S. Barman, Ag. C.J.
1. The accused appellant Dula Majhi aged about 60 years was convicted and sentenced to imprisonment for life on a charge of having murdered his eldest son Kaghua Majhi aged about; 35 years by means of a katari, on July 14, 1964 in the mid-night while he was sleeping. The motive of the murder is said to be some dispute over property in the circumstances hereinafter stated:
2. The accused had three sons Baghua, Majhi, the deceased, Ludhuia Majhi and Budban Majhi. It is said that the deceased separated from the accused and his two brothers, about three years ago and demanded a share out of the joint family property; the accused refused to give a share to the deceased and the son and the father are said to have been frequently quarrelling over this.
3. On the date of occurrence on July, 14, 1964 sometime before evening while the deceased was plucking leaves from a Sajana Tree standing in their Bari the accused objected to it and there was a quarrel between them, later when the deceased drove his buffaloes to the common cattle-shed, the accused is said to have closed the door of the cattle-shed and did not allow the buffaloes to enter into it. It is said that the deceased forcibly opened the door and tied the buffaloes there, thereupon the accused is said to have been angry and he threatened to assault the deceased ; the wife of the deceased P. W. 1 intervened in this scuffle between the deceased and the accused.
4. The prosecution case is that at night after meals the deceased and his wife P. W. 1 and their children were sleeping in an open shed; at about mid-night the wife of the deceased woke up on hearing the groaning sound of her husband and found him lying on the ground; she noticed the accused and two other persons running away from the open shed; she could see a katari in the hand of the accused at that time; she saw her husband lying dead in a pool of blood; she raised an alarm and went to the house of her neighbour Mohan Majhi (P. W 2), but did not find him as he had gone to the house of his neighbour Bhaduli Majhi (P. W. 3) on hearing the alarm; both P. Ws. 2 and 3 arrived in the house of the deceased; the wife of the deceased told them the same night that she had seen the accused running away from the open shed with a Katari in his hand. Next morning the villagers assembled in the house of the deceased; the accused is said to have made an extra-judicial confession before P. W. 2 Mohan Majhi and P. W. 4 Badra Majhi of his having committed the murder,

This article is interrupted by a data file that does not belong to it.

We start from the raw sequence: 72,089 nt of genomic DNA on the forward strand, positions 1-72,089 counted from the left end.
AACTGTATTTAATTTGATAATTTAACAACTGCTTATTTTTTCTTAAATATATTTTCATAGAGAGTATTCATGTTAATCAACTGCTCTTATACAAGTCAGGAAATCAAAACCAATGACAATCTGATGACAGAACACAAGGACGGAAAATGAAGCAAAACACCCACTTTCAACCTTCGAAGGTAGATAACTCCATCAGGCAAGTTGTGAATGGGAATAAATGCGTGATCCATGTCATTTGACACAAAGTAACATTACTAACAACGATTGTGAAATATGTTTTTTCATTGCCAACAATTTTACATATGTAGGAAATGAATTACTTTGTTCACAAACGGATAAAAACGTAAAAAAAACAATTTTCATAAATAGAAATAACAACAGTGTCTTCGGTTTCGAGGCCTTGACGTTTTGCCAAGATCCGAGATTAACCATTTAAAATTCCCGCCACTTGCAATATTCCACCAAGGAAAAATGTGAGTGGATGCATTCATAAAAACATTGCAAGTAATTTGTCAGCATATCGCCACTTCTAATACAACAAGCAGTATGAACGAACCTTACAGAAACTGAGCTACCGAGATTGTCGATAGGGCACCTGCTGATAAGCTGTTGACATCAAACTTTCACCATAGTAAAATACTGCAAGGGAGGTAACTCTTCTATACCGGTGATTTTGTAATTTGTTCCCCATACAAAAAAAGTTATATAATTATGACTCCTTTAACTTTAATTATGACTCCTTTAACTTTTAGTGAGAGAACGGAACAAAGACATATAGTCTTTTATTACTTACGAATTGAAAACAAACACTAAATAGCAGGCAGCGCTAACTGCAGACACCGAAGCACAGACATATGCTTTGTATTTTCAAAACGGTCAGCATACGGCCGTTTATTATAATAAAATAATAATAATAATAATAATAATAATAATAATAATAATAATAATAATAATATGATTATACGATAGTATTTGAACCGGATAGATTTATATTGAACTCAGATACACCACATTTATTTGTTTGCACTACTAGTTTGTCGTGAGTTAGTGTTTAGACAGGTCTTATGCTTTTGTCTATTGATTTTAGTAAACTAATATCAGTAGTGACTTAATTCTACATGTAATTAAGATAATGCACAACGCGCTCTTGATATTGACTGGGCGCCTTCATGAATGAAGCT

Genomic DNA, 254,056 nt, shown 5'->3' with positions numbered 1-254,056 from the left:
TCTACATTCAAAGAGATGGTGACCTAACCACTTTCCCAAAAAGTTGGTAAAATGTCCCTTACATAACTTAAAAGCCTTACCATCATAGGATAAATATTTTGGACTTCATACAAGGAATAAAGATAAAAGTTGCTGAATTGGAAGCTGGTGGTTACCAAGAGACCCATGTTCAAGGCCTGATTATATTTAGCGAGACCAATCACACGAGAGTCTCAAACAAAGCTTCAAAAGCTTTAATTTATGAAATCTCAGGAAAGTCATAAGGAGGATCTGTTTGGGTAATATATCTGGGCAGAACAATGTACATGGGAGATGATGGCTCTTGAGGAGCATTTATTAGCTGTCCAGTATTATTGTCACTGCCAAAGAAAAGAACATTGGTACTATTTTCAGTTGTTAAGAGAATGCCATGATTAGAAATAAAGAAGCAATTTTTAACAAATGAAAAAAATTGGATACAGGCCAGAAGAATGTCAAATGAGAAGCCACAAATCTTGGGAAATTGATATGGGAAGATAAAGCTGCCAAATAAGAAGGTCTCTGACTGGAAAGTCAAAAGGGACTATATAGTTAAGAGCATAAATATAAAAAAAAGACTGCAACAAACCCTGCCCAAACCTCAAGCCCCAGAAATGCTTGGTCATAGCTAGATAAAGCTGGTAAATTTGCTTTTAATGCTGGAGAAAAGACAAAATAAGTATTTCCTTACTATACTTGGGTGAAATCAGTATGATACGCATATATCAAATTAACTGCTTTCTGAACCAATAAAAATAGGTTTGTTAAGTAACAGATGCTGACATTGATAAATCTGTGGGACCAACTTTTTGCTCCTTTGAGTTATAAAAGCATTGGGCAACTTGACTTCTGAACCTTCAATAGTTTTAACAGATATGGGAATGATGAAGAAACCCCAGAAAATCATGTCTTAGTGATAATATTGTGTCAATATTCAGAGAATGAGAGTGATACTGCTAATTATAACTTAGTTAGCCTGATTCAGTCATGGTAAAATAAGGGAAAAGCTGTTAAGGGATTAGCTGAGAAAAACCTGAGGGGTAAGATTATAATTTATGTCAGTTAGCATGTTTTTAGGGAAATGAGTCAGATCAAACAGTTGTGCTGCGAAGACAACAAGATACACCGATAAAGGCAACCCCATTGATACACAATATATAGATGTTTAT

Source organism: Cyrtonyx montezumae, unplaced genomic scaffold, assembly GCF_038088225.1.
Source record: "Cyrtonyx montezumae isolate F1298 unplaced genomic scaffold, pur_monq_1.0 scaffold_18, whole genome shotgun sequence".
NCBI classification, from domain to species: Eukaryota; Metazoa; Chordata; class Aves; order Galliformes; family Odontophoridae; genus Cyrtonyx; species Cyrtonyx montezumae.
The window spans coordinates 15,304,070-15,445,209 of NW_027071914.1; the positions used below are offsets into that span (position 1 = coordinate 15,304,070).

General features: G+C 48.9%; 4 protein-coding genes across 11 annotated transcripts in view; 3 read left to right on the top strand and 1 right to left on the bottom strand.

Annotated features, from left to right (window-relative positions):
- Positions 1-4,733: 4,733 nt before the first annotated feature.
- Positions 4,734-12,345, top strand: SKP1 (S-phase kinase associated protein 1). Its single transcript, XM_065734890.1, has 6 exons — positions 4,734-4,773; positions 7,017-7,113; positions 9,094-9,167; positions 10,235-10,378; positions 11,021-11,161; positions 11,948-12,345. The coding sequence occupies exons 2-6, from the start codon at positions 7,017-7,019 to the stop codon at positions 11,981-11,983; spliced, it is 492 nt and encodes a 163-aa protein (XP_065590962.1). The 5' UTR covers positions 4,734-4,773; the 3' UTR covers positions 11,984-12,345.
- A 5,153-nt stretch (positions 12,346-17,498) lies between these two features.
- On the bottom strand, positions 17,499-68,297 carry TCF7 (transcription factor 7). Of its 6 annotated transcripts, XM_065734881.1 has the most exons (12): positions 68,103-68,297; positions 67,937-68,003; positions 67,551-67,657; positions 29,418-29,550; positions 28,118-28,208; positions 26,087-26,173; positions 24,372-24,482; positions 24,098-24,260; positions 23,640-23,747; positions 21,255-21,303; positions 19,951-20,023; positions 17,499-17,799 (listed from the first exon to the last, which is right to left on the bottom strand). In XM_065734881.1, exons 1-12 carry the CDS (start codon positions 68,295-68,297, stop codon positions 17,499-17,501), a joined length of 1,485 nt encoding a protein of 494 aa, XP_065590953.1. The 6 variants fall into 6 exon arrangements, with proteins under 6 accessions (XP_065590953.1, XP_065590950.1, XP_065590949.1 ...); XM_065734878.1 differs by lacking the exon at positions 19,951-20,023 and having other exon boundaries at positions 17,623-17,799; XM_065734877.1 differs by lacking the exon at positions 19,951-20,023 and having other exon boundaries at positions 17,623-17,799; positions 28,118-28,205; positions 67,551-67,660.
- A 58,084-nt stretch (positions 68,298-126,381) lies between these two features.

5. The first information report was filed by the wife of the deceased the following morning on July is, 1964 at 8-10 a. m. In due course after police investigation the accused appellant was charged, committed and sent up for trial before the learned Sessions Judge, who convicted and sentenced him as aforesaid.
6. The confessional statement said to have been made before the Magistrate P. W. 6 is that the deceased having caught hold of the neck of the accused and having thrown him on the ground three times and having kicked him, the accused got injuries on his cheek and it was then that the accused killed the deceased with a Katari. In other words, the accused's statement is that he killed the deceased in exercise of his right of private defence. The said confessional statement being exculpatory is not admissible in evidence. As the Privy Council held in Pakala Narayana Swami v. Emperor, Alts 1939 P. C. 47, a confession must either admit in terms the offence or at any rate substantially all the facts which constitute the offence an admission of a gravely incriminating fact, even a conclusively incriminating fact is not itself a confession; a statement that it contains self-exculpatory matter cannot amount to a confession, if the exculpatory statement is of some fact which if true would negative the offence alleged to be confessed. Thus in the present case if the deceased had assaulted the accused and thereafter the accused had killed the deceased purporting to be in self-defence in the manner as stated by him before the Magistrate, then such killing in self-defence will not constitute an offence; it will be open to the accused to take the defence of right of private defence. That being so, the statement before the Magistrate will not be admissible in evidence.